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  • 0 posts edited
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  • 124 votes cast
Jan
18
comment Is there a word for this clever piece of marketing?
@WayfaringStranger : seems user J.R. has "within regulation"
Jan
18
comment Is there a word for this clever piece of marketing?
@J.R. wait - within regulation ? That reminds one of within the letter of the law as suggested by Wayfaring Stranger .
Jan
18
comment Is there a word for this clever piece of marketing?
@DavidRicherby I suppose the 'crime' is a too strong word here for us poor souls. I assume Ben means that the deceit is made consciously, is planned, designed specifically with the purchaser's erronous misconception in mind, which from the law cannot or just won't defend the purchaser. In the lack of that, it's a moral question. It might be very hard to prove that this little formulation is correct, should someone think it is, it can be seen how it is morally similar to a robbery. Compare how corporations try to sue alleged copycats. Do individuals have funding like that for self-protection?
Jan
18
comment Is there a word for this clever piece of marketing?
just a fun fact: in computer user interfaces, someone calls a related thing a 'dark pattern': darkpatterns.org
Oct
13
awarded  Popular Question
Sep
3
comment Difference between 'just' and 'only'
this is an interesting approach, but I think it requires one to bend one's mind -in order to include stuff that, well, needs extra effort to be included-... may not be the easiest way to do it.
Jul
12
comment People's names as names for genitalia?
so what about female genitalia as well?
Jun
6
awarded  Notable Question
Jun
5
awarded  Popular Question
Jun
2
comment Is there a difference between disclude vs exclude?
@StoneyB that is really interesting. However the sense that interests me the most is remove from inclusion, from the tradition/history point of view.
Jun
2
revised Is there a difference between disclude vs exclude?
added 101 characters in body
Jun
2
comment Is there a difference between disclude vs exclude?
@Mynamite I saw that but its accepted answer only addresses the 'second question', specifically what authority says a word is a word or isn't? - and that says exactly nothing about the tradition or history behind the [nonstandard] usage of disclude.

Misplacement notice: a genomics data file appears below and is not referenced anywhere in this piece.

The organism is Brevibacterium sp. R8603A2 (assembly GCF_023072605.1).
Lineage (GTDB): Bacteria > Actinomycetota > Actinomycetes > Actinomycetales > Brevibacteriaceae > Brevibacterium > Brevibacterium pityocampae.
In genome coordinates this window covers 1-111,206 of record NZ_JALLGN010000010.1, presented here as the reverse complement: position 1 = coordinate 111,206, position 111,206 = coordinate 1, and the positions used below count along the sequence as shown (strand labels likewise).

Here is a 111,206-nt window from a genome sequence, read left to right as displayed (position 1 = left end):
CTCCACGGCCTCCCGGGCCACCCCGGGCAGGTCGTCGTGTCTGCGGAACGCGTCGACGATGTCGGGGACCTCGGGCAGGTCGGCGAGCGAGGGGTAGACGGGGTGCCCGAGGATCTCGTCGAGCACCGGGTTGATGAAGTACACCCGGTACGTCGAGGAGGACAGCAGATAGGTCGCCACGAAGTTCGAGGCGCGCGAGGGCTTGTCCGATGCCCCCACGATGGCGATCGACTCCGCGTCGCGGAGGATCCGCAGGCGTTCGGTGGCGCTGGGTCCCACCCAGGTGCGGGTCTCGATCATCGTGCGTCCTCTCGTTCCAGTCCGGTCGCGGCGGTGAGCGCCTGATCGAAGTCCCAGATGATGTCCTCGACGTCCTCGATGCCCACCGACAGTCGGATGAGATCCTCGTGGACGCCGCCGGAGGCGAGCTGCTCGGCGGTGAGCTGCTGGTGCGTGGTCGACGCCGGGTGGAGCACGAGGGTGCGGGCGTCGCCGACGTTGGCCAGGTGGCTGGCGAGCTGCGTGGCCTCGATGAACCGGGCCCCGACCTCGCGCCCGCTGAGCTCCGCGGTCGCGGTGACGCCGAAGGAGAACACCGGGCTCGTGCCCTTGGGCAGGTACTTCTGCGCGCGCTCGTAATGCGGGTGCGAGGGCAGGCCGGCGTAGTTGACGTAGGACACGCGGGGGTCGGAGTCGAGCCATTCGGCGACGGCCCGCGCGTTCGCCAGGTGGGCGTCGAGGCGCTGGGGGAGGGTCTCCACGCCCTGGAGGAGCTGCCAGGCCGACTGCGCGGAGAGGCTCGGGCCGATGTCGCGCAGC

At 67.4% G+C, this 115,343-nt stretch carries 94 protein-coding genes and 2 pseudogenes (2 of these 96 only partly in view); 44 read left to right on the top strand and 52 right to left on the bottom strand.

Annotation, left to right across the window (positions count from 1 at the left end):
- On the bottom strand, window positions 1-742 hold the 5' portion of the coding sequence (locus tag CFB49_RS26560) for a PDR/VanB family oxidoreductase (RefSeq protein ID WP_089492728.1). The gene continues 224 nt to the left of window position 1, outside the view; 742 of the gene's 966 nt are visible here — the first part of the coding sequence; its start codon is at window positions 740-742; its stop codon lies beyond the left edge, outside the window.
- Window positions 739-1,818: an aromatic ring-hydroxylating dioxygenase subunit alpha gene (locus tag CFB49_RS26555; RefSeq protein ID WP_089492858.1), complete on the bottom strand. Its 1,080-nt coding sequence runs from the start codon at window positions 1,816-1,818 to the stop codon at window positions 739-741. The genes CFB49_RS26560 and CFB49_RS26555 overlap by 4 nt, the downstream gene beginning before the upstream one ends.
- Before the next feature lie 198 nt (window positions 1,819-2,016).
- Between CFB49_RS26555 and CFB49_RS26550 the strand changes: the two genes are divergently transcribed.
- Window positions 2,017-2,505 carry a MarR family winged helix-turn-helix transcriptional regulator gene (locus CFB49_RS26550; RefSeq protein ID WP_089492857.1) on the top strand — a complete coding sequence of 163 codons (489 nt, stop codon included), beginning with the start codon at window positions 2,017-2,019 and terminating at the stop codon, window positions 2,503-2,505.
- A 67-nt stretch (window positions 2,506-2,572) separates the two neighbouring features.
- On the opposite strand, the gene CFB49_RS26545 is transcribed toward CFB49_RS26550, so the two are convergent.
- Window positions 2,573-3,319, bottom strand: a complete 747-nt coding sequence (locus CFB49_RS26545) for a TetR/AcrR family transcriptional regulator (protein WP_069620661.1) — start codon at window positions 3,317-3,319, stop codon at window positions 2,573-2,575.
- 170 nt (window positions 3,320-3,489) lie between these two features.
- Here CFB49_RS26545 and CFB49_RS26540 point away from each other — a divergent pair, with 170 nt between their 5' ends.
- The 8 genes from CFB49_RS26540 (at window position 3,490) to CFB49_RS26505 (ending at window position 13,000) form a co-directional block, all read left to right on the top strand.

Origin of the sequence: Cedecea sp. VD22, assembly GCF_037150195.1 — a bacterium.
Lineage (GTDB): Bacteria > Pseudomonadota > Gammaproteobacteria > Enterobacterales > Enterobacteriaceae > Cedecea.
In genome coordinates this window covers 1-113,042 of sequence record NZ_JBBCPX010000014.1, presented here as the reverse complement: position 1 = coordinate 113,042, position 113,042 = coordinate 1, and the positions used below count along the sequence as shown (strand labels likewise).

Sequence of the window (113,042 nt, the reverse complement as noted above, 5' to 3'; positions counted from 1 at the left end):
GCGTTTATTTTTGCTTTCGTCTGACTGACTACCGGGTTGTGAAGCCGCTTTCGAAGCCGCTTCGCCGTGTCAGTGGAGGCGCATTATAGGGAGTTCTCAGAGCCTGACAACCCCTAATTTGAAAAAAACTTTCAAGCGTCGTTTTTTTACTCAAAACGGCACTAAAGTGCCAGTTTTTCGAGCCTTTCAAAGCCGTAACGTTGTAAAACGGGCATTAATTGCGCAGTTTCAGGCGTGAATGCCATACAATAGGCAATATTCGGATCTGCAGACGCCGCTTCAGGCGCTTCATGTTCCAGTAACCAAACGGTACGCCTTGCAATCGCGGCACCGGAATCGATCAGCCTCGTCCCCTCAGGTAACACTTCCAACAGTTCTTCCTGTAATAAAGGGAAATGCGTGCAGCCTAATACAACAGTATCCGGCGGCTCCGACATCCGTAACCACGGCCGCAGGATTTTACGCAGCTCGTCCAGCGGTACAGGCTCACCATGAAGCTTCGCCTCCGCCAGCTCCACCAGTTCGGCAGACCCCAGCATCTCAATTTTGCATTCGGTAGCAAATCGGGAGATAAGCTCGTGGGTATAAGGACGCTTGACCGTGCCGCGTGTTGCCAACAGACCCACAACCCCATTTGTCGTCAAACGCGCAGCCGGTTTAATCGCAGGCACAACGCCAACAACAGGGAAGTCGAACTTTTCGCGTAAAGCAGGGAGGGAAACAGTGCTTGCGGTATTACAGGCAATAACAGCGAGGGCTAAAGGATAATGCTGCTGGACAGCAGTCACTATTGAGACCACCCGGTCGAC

Jun
2
revised Is there a difference between disclude vs exclude?
added 247 characters in body
Jun
2
comment Is there a difference between disclude vs exclude?
nice sentence! I updated the question with it. I hope it's okay!
Jun
2
comment Is there a difference between disclude vs exclude?
thanks very much for the suggestion! I'm not yet sure: Discard seems to imply that the thing is not used for any other purpose. If you remove something from an inclusion that seems to let you use it for other purposes still.
Jun
2
revised Is there a difference between disclude vs exclude?
added 163 characters in body
Jun
2
comment Is there a difference between disclude vs exclude?
I see, but what does that exactly mean? Could you elaborate on the "tradition" part? because that's why I've asked that.
Jun
2
comment Is there a difference between disclude vs exclude?
close voters: if your reason is that disclude should not be a word, maybe you migrate the question to ell? but also see my wiktionary ref linked.
Jun
2
comment Is there a difference between disclude vs exclude?
@P.Obertelli no I am not. however wiktionary lists this word as 'non-standard' with the meaning of remove from inclusion. But part of the question is whether, or rather to what extent is disclude a word, that's why I ask for the "tradition".
Jun
2
comment Is there a difference between disclude vs exclude?
@Robusto yes, at en.wiktionary.org/wiki/disclude . It says 2. (non-standard) ... to remove from inclusion.